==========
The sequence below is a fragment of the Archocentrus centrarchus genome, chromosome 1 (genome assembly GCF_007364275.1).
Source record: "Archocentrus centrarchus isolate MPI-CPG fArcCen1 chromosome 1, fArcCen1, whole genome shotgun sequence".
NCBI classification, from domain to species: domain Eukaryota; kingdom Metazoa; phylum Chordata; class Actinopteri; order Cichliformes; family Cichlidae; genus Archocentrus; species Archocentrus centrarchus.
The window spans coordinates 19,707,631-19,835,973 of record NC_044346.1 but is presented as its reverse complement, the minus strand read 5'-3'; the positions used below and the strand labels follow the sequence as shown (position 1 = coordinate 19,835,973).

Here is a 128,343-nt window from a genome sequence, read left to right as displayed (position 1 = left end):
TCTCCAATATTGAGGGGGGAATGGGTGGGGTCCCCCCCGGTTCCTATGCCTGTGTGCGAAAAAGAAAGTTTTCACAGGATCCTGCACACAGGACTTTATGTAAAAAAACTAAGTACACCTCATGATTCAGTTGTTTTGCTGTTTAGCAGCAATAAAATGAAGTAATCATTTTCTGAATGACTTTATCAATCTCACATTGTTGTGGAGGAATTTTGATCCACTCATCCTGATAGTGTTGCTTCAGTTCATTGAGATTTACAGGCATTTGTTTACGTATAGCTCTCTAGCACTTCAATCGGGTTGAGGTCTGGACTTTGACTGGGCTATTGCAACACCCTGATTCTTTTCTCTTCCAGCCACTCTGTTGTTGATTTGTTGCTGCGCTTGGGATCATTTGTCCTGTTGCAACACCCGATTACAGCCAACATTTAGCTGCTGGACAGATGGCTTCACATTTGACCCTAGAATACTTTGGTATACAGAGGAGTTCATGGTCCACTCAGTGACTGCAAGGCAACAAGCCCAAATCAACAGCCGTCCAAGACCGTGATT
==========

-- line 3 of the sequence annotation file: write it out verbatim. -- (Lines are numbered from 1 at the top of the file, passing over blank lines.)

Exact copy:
NCBI classification, from domain to species: domain Eukaryota; kingdom Metazoa; phylum Chordata; class Actinopteri; order Cichliformes; family Cichlidae; genus Archocentrus; species Archocentrus centrarchus.